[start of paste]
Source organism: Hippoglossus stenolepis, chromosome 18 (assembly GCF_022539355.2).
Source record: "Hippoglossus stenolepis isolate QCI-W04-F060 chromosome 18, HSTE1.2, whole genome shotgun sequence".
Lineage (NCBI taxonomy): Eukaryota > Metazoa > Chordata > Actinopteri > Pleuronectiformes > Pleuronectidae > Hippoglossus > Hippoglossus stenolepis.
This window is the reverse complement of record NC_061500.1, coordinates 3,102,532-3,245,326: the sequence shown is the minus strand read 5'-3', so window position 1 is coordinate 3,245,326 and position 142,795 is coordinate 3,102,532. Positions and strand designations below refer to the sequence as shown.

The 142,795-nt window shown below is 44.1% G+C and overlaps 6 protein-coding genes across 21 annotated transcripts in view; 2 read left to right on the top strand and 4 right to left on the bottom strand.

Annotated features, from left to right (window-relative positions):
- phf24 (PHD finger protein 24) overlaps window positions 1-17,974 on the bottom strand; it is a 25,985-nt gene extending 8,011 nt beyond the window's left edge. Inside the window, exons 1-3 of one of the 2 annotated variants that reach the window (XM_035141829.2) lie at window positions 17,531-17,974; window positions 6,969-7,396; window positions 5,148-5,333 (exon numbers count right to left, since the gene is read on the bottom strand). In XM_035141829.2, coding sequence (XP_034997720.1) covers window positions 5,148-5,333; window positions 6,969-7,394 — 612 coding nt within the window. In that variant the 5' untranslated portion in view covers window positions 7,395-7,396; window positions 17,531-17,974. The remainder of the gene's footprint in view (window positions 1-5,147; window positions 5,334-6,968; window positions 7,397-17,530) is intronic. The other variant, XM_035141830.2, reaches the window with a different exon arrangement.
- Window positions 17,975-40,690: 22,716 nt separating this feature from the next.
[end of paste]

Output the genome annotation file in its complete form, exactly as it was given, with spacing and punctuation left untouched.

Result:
Source organism: Hippoglossus stenolepis, chromosome 18 (assembly GCF_022539355.2).
Source record: "Hippoglossus stenolepis isolate QCI-W04-F060 chromosome 18, HSTE1.2, whole genome shotgun sequence".
Lineage (NCBI taxonomy): Eukaryota > Metazoa > Chordata > Actinopteri > Pleuronectiformes > Pleuronectidae > Hippoglossus > Hippoglossus stenolepis.
This window is the reverse complement of record NC_061500.1, coordinates 3,102,532-3,245,326: the sequence shown is the minus strand read 5'-3', so window position 1 is coordinate 3,245,326 and position 142,795 is coordinate 3,102,532. Positions and strand designations below refer to the sequence as shown.

The 142,795-nt window shown below is 44.1% G+C and overlaps 6 protein-coding genes across 21 annotated transcripts in view; 2 read left to right on the top strand and 4 right to left on the bottom strand.

Annotated features, from left to right (window-relative positions):
- phf24 (PHD finger protein 24) overlaps window positions 1-17,974 on the bottom strand; it is a 25,985-nt gene extending 8,011 nt beyond the window's left edge. Inside the window, exons 1-3 of one of the 2 annotated variants that reach the window (XM_035141829.2) lie at window positions 17,531-17,974; window positions 6,969-7,396; window positions 5,148-5,333 (exon numbers count right to left, since the gene is read on the bottom strand). In XM_035141829.2, coding sequence (XP_034997720.1) covers window positions 5,148-5,333; window positions 6,969-7,394 — 612 coding nt within the window. In that variant the 5' untranslated portion in view covers window positions 7,395-7,396; window positions 17,531-17,974. The remainder of the gene's footprint in view (window positions 1-5,147; window positions 5,334-6,968; window positions 7,397-17,530) is intronic. The other variant, XM_035141830.2, reaches the window with a different exon arrangement.
- Window positions 17,975-40,690: 22,716 nt separating this feature from the next.